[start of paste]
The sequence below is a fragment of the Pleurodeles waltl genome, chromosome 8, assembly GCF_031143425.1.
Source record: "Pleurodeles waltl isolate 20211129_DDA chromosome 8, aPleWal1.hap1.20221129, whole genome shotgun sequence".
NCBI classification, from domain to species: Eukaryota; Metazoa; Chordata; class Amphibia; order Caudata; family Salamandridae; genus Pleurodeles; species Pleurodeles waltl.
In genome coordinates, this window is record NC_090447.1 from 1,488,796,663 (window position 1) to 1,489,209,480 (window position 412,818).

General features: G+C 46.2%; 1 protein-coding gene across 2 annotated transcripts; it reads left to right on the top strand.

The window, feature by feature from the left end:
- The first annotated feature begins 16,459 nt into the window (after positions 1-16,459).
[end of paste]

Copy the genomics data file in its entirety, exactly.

The sequence below is a fragment of the Pleurodeles waltl genome, chromosome 8, assembly GCF_031143425.1.
Source record: "Pleurodeles waltl isolate 20211129_DDA chromosome 8, aPleWal1.hap1.20221129, whole genome shotgun sequence".
NCBI classification, from domain to species: Eukaryota; Metazoa; Chordata; class Amphibia; order Caudata; family Salamandridae; genus Pleurodeles; species Pleurodeles waltl.
In genome coordinates, this window is record NC_090447.1 from 1,488,796,663 (window position 1) to 1,489,209,480 (window position 412,818).

General features: G+C 46.2%; 1 protein-coding gene across 2 annotated transcripts; it reads left to right on the top strand.

The window, feature by feature from the left end:
- The first annotated feature begins 16,459 nt into the window (after positions 1-16,459).